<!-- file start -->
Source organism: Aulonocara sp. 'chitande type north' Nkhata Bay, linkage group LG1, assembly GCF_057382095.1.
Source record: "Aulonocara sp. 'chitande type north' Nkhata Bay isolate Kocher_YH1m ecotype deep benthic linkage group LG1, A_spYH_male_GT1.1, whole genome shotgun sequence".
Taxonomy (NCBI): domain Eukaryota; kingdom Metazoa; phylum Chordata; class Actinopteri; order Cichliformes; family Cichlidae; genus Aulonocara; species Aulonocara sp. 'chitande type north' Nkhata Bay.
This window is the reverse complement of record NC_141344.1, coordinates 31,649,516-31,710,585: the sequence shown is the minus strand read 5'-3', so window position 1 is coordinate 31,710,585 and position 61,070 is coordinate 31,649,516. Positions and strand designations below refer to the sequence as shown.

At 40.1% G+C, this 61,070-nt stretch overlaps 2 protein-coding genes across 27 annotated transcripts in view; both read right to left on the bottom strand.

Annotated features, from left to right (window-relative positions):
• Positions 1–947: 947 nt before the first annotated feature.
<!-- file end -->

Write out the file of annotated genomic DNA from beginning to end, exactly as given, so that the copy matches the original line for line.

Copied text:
Source organism: Aulonocara sp. 'chitande type north' Nkhata Bay, linkage group LG1, assembly GCF_057382095.1.
Source record: "Aulonocara sp. 'chitande type north' Nkhata Bay isolate Kocher_YH1m ecotype deep benthic linkage group LG1, A_spYH_male_GT1.1, whole genome shotgun sequence".
Taxonomy (NCBI): domain Eukaryota; kingdom Metazoa; phylum Chordata; class Actinopteri; order Cichliformes; family Cichlidae; genus Aulonocara; species Aulonocara sp. 'chitande type north' Nkhata Bay.
This window is the reverse complement of record NC_141344.1, coordinates 31,649,516-31,710,585: the sequence shown is the minus strand read 5'-3', so window position 1 is coordinate 31,710,585 and position 61,070 is coordinate 31,649,516. Positions and strand designations below refer to the sequence as shown.

At 40.1% G+C, this 61,070-nt stretch overlaps 2 protein-coding genes across 27 annotated transcripts in view; both read right to left on the bottom strand.

Annotated features, from left to right (window-relative positions):
• Positions 1–947: 947 nt before the first annotated feature.